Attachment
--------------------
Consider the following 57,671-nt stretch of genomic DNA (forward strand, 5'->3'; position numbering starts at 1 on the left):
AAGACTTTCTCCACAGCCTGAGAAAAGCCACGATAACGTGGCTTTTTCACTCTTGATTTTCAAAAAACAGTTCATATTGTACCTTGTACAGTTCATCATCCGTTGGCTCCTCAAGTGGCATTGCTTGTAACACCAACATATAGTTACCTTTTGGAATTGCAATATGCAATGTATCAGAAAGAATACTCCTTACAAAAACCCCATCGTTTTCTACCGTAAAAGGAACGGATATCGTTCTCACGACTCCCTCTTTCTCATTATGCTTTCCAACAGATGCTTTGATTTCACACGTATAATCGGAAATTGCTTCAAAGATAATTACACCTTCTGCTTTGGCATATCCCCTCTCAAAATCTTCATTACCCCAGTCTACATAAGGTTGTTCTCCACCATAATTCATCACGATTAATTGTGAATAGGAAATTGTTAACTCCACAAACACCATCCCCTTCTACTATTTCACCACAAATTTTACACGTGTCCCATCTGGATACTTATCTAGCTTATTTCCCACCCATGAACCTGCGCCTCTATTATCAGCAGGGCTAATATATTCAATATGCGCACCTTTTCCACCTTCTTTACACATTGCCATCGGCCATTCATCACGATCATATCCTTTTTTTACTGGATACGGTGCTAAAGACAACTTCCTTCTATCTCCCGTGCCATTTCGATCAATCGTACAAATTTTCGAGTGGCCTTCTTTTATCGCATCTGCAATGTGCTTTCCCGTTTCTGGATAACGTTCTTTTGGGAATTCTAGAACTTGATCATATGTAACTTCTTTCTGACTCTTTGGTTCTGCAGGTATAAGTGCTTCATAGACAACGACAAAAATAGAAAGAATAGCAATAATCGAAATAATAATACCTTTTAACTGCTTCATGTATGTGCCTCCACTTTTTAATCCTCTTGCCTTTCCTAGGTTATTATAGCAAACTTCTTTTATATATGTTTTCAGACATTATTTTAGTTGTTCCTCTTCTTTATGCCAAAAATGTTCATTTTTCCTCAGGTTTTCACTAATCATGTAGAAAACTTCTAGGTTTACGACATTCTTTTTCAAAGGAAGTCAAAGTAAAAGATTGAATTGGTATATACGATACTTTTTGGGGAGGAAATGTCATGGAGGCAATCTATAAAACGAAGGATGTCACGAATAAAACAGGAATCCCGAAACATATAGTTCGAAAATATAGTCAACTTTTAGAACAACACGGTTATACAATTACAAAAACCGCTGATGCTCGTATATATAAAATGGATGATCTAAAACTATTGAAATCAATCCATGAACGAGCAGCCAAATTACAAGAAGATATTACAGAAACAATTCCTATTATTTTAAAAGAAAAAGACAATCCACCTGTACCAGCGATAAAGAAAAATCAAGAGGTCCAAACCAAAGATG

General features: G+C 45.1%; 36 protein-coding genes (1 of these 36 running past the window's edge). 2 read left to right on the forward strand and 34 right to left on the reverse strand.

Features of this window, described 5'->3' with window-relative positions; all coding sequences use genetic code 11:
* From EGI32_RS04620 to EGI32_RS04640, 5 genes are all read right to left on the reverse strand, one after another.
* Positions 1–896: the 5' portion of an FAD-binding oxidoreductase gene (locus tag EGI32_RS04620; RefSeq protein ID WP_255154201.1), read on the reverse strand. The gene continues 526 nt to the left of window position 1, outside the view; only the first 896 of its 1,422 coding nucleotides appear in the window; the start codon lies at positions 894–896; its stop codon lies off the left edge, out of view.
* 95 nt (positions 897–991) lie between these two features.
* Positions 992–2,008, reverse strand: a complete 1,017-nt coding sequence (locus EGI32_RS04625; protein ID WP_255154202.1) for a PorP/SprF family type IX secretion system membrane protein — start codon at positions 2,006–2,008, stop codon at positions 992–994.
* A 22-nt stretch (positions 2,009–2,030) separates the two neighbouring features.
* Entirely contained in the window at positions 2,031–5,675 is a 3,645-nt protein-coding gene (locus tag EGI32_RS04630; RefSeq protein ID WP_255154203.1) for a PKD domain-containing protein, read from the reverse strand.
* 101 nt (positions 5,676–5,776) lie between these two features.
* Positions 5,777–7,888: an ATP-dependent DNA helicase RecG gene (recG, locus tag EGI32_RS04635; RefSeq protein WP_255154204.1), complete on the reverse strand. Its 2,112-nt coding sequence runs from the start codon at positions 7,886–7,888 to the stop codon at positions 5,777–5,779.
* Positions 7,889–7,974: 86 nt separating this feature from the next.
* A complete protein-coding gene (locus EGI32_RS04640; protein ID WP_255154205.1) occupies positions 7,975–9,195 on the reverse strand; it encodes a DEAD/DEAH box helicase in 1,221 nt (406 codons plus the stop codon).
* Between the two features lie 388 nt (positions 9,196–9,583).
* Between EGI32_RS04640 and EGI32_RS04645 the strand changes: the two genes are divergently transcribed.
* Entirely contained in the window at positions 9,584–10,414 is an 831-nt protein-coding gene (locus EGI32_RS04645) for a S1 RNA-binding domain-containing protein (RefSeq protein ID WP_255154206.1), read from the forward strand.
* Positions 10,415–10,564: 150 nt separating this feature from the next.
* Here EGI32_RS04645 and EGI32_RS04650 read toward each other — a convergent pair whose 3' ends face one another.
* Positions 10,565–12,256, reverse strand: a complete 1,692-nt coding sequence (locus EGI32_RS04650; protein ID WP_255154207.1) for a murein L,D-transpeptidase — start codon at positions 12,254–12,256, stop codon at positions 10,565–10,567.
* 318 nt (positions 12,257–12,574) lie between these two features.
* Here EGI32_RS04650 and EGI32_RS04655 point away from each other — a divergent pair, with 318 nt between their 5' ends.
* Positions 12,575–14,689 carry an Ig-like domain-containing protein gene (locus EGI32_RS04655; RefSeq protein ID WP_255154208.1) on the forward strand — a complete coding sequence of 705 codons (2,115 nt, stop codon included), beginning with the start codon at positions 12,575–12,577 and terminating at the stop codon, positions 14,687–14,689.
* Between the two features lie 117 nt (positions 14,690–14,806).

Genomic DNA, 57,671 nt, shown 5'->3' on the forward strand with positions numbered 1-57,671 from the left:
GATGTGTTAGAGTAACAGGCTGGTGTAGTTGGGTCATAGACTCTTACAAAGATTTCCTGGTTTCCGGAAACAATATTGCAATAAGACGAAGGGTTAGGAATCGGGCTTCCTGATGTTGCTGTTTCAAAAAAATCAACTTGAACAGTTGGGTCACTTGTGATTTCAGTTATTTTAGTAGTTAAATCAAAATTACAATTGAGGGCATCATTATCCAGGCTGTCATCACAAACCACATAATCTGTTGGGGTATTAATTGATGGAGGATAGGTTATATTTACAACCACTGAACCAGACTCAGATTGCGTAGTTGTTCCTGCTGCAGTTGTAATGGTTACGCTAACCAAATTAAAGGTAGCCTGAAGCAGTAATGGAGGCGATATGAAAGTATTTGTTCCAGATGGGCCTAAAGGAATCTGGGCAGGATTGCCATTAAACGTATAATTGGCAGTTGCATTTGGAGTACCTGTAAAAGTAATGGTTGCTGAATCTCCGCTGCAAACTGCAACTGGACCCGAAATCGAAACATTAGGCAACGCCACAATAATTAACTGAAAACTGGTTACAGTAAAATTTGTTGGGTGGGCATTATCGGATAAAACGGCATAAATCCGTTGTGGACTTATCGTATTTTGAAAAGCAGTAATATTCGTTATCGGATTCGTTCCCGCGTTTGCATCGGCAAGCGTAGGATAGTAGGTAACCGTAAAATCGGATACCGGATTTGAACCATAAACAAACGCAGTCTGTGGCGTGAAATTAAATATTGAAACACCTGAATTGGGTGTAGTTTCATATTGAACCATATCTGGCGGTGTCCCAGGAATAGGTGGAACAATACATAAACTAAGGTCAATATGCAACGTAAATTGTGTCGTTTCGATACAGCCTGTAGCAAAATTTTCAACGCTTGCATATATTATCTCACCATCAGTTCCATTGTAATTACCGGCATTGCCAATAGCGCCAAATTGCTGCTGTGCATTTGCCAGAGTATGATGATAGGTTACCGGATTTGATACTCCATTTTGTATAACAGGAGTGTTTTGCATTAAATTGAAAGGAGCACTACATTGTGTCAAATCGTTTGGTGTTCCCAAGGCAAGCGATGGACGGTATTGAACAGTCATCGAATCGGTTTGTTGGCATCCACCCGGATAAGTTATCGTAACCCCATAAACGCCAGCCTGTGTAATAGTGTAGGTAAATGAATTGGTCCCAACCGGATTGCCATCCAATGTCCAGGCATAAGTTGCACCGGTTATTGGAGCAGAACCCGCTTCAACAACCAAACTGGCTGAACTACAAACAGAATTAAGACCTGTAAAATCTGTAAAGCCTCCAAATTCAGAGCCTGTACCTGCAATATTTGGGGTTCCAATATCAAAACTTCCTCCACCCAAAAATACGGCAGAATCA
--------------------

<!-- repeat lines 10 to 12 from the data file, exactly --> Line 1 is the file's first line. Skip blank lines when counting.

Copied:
* Entirely contained in the window at positions 2,031–5,675 is a 3,645-nt protein-coding gene (locus tag EGI32_RS04630; RefSeq protein ID WP_255154203.1) for a PKD domain-containing protein, read from the reverse strand.
* 101 nt (positions 5,676–5,776) lie between these two features.
* Positions 5,777–7,888: an ATP-dependent DNA helicase RecG gene (recG, locus tag EGI32_RS04635; RefSeq protein WP_255154204.1), complete on the reverse strand. Its 2,112-nt coding sequence runs from the start codon at positions 7,886–7,888 to the stop codon at positions 5,777–5,779.